Before they were stars
Ever wondered what your favourite sportspeople were like before they were super-mega-famous? Every week Tokyo 2020 will give you a glimpse into what life was like for some of the world’s greatest athletes before they were stars.
- Name: Sarah Fredrika Sjöström
- Age: 27
- Nationality: Swedish
- Profession: Swimmer
What has she achieved?
If Michael Phelps is the personification of gold in water, Sarah Sjöström is the same in women's.
Under her belt, you can find whatever that means success: world records, world championships, Olympic glory.
She is the current world record-holder in six events: 50m freestyle (long course), 100m freestyle (long course), 200m freestyle (short course), 50m butterfly (long course) and the 100m butterfly (long and short course).
She won the World Cup in 2017 and 2018 and has captured 10 individual World Championship golds.
At Rio 2016, Sjöström was the first Swedish woman to win a gold medal in swimming in the Olympics, in the 100m butterfly event, where she also broke the world record by clocking 55.48.
In the same Olympics, she also claimed the silver medal in the 200m freestyle and bronze in the 100 m freestyle. Rio was her third Olympic Games - after Beijing and London - but the first in which she jumped onto the podium.
In addition to all of this, the 'Queen of Freestyle' has twice been named FINA Female Swimmer of the Year.
Sjöström played football and handball and took up swimming at the age of nine. She did so because her best friend at school joined a swimming club and she wanted to spend more time with her.
Back then, she wasn't a fan of being in the water.
"When I first started, I didn't like swimming. I hated getting water in my goggles. I didn't like being cold, so I used to hide in the showers!" she explained to the Olympic Channel.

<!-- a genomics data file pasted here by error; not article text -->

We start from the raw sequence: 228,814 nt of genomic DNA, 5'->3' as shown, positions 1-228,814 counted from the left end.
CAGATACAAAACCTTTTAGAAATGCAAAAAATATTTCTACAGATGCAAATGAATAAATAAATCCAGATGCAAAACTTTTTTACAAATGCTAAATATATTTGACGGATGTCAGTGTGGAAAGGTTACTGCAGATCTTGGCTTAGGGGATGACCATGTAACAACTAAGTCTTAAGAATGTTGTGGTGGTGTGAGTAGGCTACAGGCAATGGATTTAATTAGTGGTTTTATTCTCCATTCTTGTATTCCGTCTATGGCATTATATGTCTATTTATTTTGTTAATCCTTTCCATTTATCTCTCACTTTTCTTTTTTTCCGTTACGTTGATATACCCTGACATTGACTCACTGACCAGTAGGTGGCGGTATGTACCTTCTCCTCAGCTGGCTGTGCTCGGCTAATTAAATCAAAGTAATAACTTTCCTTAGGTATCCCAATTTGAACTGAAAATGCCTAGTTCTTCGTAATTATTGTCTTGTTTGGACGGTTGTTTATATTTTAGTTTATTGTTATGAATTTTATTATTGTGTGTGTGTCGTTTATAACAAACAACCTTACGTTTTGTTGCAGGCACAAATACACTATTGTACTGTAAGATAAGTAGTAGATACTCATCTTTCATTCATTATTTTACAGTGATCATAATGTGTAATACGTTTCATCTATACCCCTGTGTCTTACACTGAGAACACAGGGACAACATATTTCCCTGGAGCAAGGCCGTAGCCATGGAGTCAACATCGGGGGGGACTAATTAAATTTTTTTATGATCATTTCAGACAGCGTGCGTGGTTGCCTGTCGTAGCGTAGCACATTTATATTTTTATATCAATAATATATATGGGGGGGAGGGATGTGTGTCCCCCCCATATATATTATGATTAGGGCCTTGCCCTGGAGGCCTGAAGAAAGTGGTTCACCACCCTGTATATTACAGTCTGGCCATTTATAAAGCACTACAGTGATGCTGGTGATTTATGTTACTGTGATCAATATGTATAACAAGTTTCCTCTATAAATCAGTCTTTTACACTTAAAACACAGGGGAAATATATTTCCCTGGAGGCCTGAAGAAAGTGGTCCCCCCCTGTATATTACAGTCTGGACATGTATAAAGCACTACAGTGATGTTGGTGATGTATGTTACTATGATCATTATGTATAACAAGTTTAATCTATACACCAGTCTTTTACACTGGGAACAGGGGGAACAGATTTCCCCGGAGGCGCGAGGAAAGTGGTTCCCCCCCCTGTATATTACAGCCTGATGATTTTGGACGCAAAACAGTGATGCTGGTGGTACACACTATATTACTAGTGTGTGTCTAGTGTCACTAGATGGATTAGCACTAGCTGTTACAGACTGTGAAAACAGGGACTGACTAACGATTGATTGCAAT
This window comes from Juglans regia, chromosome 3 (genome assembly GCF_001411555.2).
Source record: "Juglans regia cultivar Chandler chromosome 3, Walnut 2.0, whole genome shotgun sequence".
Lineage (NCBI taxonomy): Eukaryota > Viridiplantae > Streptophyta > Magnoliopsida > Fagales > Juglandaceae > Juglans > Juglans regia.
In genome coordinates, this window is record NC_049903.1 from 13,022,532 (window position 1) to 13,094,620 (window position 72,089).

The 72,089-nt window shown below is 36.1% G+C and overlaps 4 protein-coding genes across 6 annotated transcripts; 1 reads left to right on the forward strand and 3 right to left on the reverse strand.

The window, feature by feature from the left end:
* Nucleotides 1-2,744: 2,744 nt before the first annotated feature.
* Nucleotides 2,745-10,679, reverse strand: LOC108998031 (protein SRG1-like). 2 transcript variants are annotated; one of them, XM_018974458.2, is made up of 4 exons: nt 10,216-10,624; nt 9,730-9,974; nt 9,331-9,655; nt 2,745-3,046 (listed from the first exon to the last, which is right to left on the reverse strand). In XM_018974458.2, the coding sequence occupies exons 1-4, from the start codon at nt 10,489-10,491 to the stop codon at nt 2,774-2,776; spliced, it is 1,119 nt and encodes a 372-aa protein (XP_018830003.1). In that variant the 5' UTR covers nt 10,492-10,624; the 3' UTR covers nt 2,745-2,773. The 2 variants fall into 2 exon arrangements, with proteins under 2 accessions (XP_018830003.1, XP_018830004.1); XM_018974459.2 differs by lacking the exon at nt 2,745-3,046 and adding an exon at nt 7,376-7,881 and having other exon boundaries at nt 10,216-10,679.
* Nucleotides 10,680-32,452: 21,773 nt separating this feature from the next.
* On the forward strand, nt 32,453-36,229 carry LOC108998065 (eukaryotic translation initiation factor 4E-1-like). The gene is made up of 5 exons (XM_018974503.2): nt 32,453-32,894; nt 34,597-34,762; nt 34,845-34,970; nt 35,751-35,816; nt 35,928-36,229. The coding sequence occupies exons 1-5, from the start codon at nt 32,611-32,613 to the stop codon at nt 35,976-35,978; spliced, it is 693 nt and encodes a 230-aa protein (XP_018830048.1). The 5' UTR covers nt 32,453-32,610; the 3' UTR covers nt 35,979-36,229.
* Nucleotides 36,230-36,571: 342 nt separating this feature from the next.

Five years later she won her first European Championship title. She was just 14.
Today she doesn't just excel at swimming but has also ventured into sport climbing, one of the new sports for Tokyo 2020.
"It helps with arm strength. But I won't compete in it at the Olympic Games. I know it is a new discipline and I joked about it on social media," she told Olympic.org.
What is she up to now?
Sjöström lost her 100m butterfly world title at the 2019 FINA World Championships, despite previously winning four of the five previous editions.
However the Swedish swimmer still came away with a gold in the 50m butterfly, two silvers in the 50m freestyle and 100m butterfly, and two bronzes in the 100m and 200m freestyle.
And that's why her legacy is widely expected to continue at Tokyo 2020.
"I know what's waiting for me there," she told Olympic.org. "Tokyo is one of my favourite cities, and I know I'll have a good time no matter what happens. I think I have trained a lot and I have faith in the work I have done. I hope the results will come with it."
"I think the Olympics itself is a challenge big enough. After all, the Olympics only come around every four years, and getting in shape and performing at your top level just at that moment is a challenge itself. But it’s been a while since I did a PB (personal best), so that might be a good challenge for the coming season," she told FINA.org.
But in her case, personal best means breaking a world record.
"Yes, it does. Okay then, the goal is to swim in world record times again," she admitted.
We will have to wait one more year for Tokyo 2020 to see if Sjostrom can do it all over again.
The story of the Swedish star years before she became her country's first female swimmer to win an Olympic gold medal.